Aidan Ambrose

Aidan Ambrose is an ostracised man,
a crushed Dahlia, pink petals strewn on a bone-dry riverbed
the fragrance of beauty and purity smelt by no one,
ghost notes on the snare, barely heard, hardly understood,
the coherent speech of an Alzheimer’s patient
dismissed as part of his illness,
an indie game with a retro aesthetic, pixelated graphics
that people just don’t want to waste their money on,
a UFC fighter with a fondness for the technical aspects
of the sport, booed, hated, labelled as boring,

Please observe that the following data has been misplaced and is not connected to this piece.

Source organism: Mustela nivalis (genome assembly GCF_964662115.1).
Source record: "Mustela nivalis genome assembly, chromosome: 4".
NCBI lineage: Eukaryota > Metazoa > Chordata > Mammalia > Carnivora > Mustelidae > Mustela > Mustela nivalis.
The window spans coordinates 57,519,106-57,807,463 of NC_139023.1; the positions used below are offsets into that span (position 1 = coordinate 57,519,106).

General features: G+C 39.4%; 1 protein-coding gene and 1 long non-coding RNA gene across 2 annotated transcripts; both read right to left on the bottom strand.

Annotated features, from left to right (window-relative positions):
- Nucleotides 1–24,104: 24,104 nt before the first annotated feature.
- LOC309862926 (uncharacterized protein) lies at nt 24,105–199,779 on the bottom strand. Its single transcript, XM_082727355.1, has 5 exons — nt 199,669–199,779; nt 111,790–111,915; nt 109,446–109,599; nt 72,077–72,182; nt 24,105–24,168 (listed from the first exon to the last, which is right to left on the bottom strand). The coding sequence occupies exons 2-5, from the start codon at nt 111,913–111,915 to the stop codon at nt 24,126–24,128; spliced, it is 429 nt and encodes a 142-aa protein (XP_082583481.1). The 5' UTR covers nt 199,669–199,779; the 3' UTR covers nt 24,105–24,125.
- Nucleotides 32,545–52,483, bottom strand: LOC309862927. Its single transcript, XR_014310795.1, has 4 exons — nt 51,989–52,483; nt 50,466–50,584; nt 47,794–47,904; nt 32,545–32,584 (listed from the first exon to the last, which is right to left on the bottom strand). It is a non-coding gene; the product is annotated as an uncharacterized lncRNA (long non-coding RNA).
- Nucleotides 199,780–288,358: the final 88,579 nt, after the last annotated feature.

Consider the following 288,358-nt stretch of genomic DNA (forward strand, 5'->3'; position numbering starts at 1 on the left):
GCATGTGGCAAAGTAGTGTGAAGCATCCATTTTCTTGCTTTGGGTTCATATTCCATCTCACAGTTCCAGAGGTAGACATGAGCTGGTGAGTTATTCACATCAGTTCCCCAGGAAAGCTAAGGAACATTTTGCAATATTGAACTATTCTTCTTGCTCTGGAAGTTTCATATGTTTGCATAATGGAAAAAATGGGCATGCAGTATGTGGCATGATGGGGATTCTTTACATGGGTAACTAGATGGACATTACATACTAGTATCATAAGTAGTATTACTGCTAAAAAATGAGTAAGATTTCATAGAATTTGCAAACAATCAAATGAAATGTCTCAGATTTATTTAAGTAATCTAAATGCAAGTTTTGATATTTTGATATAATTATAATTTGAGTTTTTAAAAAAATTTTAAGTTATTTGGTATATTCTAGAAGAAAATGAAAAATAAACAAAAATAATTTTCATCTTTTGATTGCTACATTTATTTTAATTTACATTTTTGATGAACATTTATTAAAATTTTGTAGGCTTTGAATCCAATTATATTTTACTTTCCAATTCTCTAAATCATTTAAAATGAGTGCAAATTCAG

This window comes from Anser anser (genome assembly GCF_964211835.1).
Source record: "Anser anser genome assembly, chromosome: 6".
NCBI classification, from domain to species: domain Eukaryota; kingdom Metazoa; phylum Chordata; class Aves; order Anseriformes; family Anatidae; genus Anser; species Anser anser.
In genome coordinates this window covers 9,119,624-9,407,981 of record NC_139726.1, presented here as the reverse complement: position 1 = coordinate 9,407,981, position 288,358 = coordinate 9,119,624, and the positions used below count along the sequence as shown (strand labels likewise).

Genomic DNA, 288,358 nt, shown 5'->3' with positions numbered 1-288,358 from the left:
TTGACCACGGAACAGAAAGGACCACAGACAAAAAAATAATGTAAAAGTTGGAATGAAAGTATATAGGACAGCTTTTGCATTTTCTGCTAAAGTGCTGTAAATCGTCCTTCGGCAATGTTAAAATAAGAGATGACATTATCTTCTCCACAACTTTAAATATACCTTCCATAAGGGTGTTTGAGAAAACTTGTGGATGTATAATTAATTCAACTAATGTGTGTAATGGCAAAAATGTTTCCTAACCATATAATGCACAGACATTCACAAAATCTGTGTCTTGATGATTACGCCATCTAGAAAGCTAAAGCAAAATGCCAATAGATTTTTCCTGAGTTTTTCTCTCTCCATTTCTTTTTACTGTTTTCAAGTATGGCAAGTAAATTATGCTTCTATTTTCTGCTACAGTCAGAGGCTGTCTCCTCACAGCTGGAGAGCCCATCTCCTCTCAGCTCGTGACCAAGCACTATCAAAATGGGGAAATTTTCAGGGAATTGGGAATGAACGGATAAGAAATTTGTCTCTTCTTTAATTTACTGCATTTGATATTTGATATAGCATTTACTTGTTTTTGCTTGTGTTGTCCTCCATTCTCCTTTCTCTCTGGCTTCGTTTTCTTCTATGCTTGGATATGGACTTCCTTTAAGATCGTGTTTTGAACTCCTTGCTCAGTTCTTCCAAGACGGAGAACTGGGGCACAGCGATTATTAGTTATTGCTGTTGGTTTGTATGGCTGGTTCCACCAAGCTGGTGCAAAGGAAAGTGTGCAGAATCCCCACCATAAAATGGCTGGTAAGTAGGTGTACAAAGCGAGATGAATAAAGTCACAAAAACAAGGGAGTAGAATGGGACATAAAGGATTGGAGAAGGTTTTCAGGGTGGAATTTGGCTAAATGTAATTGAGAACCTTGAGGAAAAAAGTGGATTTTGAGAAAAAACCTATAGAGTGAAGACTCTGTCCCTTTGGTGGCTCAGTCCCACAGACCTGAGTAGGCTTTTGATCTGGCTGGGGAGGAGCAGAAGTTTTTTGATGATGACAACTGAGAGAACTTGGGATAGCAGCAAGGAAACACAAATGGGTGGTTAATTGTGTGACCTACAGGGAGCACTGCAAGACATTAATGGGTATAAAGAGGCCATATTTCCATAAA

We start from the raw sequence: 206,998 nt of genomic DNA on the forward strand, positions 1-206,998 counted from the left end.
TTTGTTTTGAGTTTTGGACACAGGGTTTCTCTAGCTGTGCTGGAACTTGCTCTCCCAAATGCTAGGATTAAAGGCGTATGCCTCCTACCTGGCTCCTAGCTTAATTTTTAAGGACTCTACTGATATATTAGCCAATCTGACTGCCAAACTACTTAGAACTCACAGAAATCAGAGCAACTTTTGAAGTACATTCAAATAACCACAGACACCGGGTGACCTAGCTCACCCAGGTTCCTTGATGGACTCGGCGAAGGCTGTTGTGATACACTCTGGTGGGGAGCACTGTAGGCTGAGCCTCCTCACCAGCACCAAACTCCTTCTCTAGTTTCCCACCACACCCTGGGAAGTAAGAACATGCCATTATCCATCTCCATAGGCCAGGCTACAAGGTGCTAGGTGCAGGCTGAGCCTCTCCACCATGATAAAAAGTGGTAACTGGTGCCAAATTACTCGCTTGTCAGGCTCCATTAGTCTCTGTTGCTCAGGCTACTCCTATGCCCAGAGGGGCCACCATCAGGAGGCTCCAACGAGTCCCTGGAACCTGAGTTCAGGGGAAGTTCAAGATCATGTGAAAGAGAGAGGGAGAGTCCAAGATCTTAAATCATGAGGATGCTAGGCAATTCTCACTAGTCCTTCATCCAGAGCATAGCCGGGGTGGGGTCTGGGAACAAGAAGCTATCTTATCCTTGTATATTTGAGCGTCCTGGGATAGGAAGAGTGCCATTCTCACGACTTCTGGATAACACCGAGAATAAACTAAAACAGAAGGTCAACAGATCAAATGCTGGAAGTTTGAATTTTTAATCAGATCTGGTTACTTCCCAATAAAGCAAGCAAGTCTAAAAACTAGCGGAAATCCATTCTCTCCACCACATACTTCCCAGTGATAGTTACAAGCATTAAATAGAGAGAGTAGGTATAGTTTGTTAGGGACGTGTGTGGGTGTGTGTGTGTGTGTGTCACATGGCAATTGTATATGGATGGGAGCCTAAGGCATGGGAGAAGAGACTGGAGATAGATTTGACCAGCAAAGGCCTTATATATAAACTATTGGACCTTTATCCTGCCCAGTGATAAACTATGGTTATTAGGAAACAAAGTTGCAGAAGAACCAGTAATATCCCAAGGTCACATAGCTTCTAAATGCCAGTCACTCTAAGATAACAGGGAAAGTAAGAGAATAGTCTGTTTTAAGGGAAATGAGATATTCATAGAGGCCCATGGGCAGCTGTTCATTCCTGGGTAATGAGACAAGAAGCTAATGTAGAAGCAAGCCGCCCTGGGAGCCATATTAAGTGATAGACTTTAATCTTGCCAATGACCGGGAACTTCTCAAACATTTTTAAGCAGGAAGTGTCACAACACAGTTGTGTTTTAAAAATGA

a great rock band that now wants to explore other genres
hated by the purists and their old fans who call them a ‘sellout’,
a professional wrestler who isn’t good on the mic but
can make anybody look good in the ring,
a poacher they criticise for a
bad touch and for failing to take part more in the
build up play despite him scoring many goals,
a whisper against a totalitarian regime,
a lover of books whose truth is stranger than fiction,
the first drag of that first cigarette of the day
briefly enjoyed and then forgotten,
an interesting word in one’s vocabulary that she struggles to
fit in a sentence before giving up,
the antithesis of adages,
love without lust, a traditional notion that almost everybody
has abandoned,
a very difficult, puzzling paradox.